2
Becky Romo about 3 years ago

solidarity!

3
Anonymous about 3 years ago

As a brother and uncle of police officers who patrol some of New York's most violent crime areas, I take great offense at your lazy, biased and false generalization that police officers are part of a "murderous regime, in which black people are killed with impunity". That is patently ridiculous.

The overwhelming majority of policemen and policewomen, of all races, are honorable and hard working professionals who do a very difficult and dangerous job.

You both need to stop your inflammatory statements.

4
Anonymous about 3 years ago

While I appreciate the message of this article, I agree with #3 about the generalizations regarding policemen and would venture to disagree with the generalizations regarding the Black experience as well. I am not Black, but I am Indian, and have deeply felt the consequences of cultural essentialism in the name of appreciation or solidarity (yoga? Bollywood? poverty and corruption?). In examining our privilege, let's refrain from casting the experience of the Black community as one made up solely of grisly murders and unfettered violence, and from casting the Black community as helpless victims who need White rescuers (who have so nobly recognized their own privilege!). Rather than jumping to the action of "trying to stop it", let's first act by changing our own behavior, facing our biases and acknowledging what needs to change within our own community.

(As an aside, I'm not really sure what the place of the comment on taxes and Texans is in this article.)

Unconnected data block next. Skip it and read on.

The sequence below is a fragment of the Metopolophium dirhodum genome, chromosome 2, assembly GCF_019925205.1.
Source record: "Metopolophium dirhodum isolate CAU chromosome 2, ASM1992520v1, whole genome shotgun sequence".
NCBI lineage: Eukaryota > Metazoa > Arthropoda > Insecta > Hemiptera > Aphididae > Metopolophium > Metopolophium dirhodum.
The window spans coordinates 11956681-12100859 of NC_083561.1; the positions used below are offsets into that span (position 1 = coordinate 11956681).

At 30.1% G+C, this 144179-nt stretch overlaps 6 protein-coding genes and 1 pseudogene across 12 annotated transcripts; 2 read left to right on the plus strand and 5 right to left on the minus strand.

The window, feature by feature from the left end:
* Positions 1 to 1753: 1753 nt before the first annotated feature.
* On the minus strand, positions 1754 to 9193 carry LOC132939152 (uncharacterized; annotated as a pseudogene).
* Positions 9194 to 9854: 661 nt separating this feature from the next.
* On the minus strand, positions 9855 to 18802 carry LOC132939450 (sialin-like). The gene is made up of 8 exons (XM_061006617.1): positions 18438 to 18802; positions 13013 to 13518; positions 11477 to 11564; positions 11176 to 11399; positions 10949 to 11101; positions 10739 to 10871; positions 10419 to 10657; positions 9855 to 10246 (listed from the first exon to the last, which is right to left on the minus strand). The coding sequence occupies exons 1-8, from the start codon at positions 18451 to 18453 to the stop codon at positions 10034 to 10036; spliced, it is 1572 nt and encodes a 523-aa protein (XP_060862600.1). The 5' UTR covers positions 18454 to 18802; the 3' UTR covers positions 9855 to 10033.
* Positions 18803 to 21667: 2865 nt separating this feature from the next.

5
Anonymous about 3 years ago

"It is bad enough that the wealthy get away without paying their share of taxes and that armed white Texans can face down federal law enforcement officers with seeming impunity" - weird political thing thrown in there.

6
c about 3 years ago

thank you for a wonderful article!

7
Anonymous about 3 years ago

3 is a racist, 4 is naive, and 5 is trying to derail. I'm impressed that that's only half the comments in this thread that are bullshit!

Thanks for the great article 3

8
Anonymous about 3 years ago

#3 and #4, you really seem to be missing the point of this article and the greater response to the deaths of Michael Brown, Eric Garner, and countless others. Yes, I (and many others who I have spoken to) do believe that the vast majority of police officers in our nation have no racist intentions, and recognize that their jobs are difficult and dangerous. However, that's not the point: these individual officers are still part of a greater cultural system that is excessively dangerous for and prejudiced against black people. In the wake of these recent deaths and considering the greater statistical patterns, it's hard to argue that.

4 specifically... I have a hard time seeing where you're coming from. You first deride this editorial for overgeneralizing the black experience, then seem to suggest that the cultural biases and racism aren't as bad as people seem to suggest? It seems to me as though you're also being a bit inconsiderate in trying to speak for the Black community. As far as the strawman-esque portrayal of this article as a sort of "white savior" piece--I can't help but wonder if you even read it. The points it was trying to make are as such: white privilege exists, racism affects our (MIT) community, and there are things that people can do to help. That's all.

9
Anonymous about 3 years ago

#7:

Please explain to me how commenter #3 is a racist.

Anyone else can also feel free to chime in.